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Story by CLARISSA SAY and ABIRAMI DURAI

ROOM hunting during your undergraduate years is hard enough as it is.

Most students find themselves picking their way through a minefield of poor plumbing, lousy locations, misleading images and opportunistic realtors. But add racial discrimination to the mix and a whole lot of Malaysian students are suddenly finding themselves laden with an extra set of difficulties.

All it takes is a cursory glance at any Malaysian property site to see what’s wrong with the picture – close to 50% of the first 100 ads for Selangor properties on a local room rental website stated a specific racial preference. On classifieds websites, the number is over 70%.

Property, Rental, Racism

Students of certain races and nationalities are having a much tougher time finding rooms to rent in Malaysia.

‘[Specific race] only’

Just ask Ezriann Charanya, 20, a student at Universiti Tunku Abdul Rahman who nearly found herself without a place to stay.

“It took me five months to find a new place, which is astonishing because I had a four-month head start before I had to move out of my previous home,” said Ezriann, who is currently staying in Wangsa Maju.

The best response I got was ‘I’m not racist but we only want Chinese tenants.’”

“It was the same process over and over – I went to the property sites, filtered locations, skimmed past the ads that specified racial preferences, read the ones with no preference only to find out they stuck in a sneaky little line about which ethnic group they were willing to rent to.”

“Also, there were some ads that didn’t indicate a preference – until I called. The best response I got was ‘I’m not racist but we only want Chinese tenants.’”

Ezriann isn’t the only one to have experienced this, but she represents a wave of young Malaysians who are getting fed up of having to deal with the stereotypes.

“Some of the homeowners said it was because they were afraid the Indian cooking would stain the walls and carpets, or that my prayers would disrupt the other tenants. I told them that I didn’t do any of that, but the answer was still ‘No.’ I felt robbed,” she said. “Because I had the means to pay, I was often one of the first few to call and yet I got passed over because of the colour of my skin!”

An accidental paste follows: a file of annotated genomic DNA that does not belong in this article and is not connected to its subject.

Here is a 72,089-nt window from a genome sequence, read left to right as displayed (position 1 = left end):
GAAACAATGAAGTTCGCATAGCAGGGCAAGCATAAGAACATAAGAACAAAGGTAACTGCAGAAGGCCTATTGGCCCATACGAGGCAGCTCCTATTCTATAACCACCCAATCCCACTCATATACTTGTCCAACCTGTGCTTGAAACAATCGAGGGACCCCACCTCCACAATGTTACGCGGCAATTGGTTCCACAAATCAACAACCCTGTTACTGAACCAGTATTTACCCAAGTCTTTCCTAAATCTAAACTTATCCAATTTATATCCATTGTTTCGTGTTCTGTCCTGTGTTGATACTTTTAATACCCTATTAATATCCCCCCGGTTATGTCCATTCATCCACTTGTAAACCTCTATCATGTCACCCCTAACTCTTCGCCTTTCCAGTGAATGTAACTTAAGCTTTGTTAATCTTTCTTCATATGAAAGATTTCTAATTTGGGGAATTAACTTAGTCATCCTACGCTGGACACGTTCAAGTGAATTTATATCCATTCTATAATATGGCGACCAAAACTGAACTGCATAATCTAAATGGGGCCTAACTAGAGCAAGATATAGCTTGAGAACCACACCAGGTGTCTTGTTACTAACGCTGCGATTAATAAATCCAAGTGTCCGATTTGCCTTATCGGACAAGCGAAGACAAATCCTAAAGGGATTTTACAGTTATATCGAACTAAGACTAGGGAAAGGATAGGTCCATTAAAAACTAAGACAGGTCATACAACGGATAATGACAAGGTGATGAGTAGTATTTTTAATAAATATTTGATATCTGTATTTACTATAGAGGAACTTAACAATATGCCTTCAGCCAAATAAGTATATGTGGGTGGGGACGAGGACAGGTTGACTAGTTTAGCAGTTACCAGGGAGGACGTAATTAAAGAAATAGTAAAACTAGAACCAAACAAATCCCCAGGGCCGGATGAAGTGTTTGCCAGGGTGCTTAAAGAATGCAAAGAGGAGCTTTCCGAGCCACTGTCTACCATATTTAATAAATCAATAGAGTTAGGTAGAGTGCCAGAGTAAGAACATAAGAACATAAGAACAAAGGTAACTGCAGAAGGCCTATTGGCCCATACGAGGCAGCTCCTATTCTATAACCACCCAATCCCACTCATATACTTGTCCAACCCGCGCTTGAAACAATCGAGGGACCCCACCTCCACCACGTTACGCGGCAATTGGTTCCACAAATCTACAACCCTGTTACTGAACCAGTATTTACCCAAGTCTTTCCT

Another student, Dharshini Shanker, 20, says this sort of conduct isn’t uncommon when looking for rooms to rent.

Dharshini's brush with racist rental ads hasn't dented her spirit, and she still thinks people are entitled to their own opinions, so long as they don't hurt other people.

Dharshini’s brush with racist rental ads hasn’t dented her spirit, and she still thinks people are entitled to their own opinions, so long as they don’t hurt other people.

“Most of the ads I encountered when trying to find a place usually had some sort of specification like, ‘Only for Chinese females’. And if I said I was Indian, rejection always followed.”

Mass Communications student Tania Jillian Joseph, 21, can empathise with Dharshini’s predicament.

Of Portuguese-Chinese descent, Joseph actually had to bring her Oriental mother with her on room-hunting expeditions, as many of the homeowners who had a ‘Chinese only’ stipulation refused to believe that she had Chinese blood!

“I was turned down numerous times because I wasn’t pure Chinese,” she said disbelievingly.

Abroad and alone

Things are worse for international students, like Mwamba Chisanga, 22, from Switzerland, and Dipo Emmanuel, 24, from Nigeria.

It would be laughable if it weren’t so sad that something as thin as a layer of skin should stand in the way of two well-educated, well-spoken young men. Dipo found this out the hard way.

“It took me almost a year before I was able to get an apartment,” he says. “I went through countless houses but as soon as the homeowner heard that I was African, vacancies would magically fill themselves up.”

Even Mwamba, who speaks in perfectly intoned English, found himself at a dead end after meeting realtors.

“I picked up the phone numerous times, calling agent after agent. I visited the places they had to offer, met the owners … ” Everything seemed fine until he tried to contact the agents afterwards. His calls went unanswered, texts un-replied, it was as if the agents had fallen off the face of the earth.

While this is not the experience of all international students, Ravi (not his real name), a Sri Lankan undergraduate at Monash University Malaysia, thinks that most international students of colour face racial discrimination, with students from the African continent suffering the bulk of the prejudice. Ravi said:

I have an African friend who used to live in my condominium, but he left after the management forbade him from using the swimming pool and other facilities in the condo

This extreme bigotry towards Africans is not isolated.

In August of 2013, residents of Ridzuan Condominium in Bandar Sri Subang actually voted to completely ban Africans from renting units in the building, citing the fact that they “caused a lot of nuisance” as one of the reasons for the edict.